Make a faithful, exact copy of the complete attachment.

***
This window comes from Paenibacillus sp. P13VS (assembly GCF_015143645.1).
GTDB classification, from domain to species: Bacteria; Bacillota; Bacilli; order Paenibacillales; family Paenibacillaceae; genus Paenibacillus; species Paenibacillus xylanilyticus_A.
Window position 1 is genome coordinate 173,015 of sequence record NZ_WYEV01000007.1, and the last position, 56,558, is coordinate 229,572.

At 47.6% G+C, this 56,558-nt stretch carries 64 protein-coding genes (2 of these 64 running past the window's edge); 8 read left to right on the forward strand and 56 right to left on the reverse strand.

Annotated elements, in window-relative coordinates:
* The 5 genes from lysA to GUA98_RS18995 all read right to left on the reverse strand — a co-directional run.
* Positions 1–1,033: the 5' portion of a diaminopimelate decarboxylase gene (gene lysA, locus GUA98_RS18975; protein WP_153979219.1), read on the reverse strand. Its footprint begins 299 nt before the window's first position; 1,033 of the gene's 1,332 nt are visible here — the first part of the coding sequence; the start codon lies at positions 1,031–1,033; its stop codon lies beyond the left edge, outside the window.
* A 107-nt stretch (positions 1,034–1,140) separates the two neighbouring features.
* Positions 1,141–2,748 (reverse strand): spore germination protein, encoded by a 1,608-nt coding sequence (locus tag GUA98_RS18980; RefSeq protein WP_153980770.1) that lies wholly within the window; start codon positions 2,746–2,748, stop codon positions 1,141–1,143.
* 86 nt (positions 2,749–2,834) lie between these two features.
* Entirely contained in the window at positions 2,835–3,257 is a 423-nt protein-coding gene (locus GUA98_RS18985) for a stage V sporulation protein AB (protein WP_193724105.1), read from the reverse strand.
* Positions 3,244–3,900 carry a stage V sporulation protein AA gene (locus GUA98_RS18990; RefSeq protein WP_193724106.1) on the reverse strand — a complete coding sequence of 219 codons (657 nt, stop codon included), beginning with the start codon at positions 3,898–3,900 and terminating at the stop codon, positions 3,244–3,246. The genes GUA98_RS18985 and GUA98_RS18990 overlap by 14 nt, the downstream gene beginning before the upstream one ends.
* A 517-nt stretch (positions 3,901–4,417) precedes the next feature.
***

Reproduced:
This window comes from Paenibacillus sp. P13VS (assembly GCF_015143645.1).
GTDB classification, from domain to species: Bacteria; Bacillota; Bacilli; order Paenibacillales; family Paenibacillaceae; genus Paenibacillus; species Paenibacillus xylanilyticus_A.
Window position 1 is genome coordinate 173,015 of sequence record NZ_WYEV01000007.1, and the last position, 56,558, is coordinate 229,572.

At 47.6% G+C, this 56,558-nt stretch carries 64 protein-coding genes (2 of these 64 running past the window's edge); 8 read left to right on the forward strand and 56 right to left on the reverse strand.

Annotated elements, in window-relative coordinates:
* The 5 genes from lysA to GUA98_RS18995 all read right to left on the reverse strand — a co-directional run.
* Positions 1–1,033: the 5' portion of a diaminopimelate decarboxylase gene (gene lysA, locus GUA98_RS18975; protein WP_153979219.1), read on the reverse strand. Its footprint begins 299 nt before the window's first position; 1,033 of the gene's 1,332 nt are visible here — the first part of the coding sequence; the start codon lies at positions 1,031–1,033; its stop codon lies beyond the left edge, outside the window.
* A 107-nt stretch (positions 1,034–1,140) separates the two neighbouring features.
* Positions 1,141–2,748 (reverse strand): spore germination protein, encoded by a 1,608-nt coding sequence (locus tag GUA98_RS18980; RefSeq protein WP_153980770.1) that lies wholly within the window; start codon positions 2,746–2,748, stop codon positions 1,141–1,143.
* 86 nt (positions 2,749–2,834) lie between these two features.
* Entirely contained in the window at positions 2,835–3,257 is a 423-nt protein-coding gene (locus GUA98_RS18985) for a stage V sporulation protein AB (protein WP_193724105.1), read from the reverse strand.
* Positions 3,244–3,900 carry a stage V sporulation protein AA gene (locus GUA98_RS18990; RefSeq protein WP_193724106.1) on the reverse strand — a complete coding sequence of 219 codons (657 nt, stop codon included), beginning with the start codon at positions 3,898–3,900 and terminating at the stop codon, positions 3,244–3,246. The genes GUA98_RS18985 and GUA98_RS18990 overlap by 14 nt, the downstream gene beginning before the upstream one ends.
* A 517-nt stretch (positions 3,901–4,417) precedes the next feature.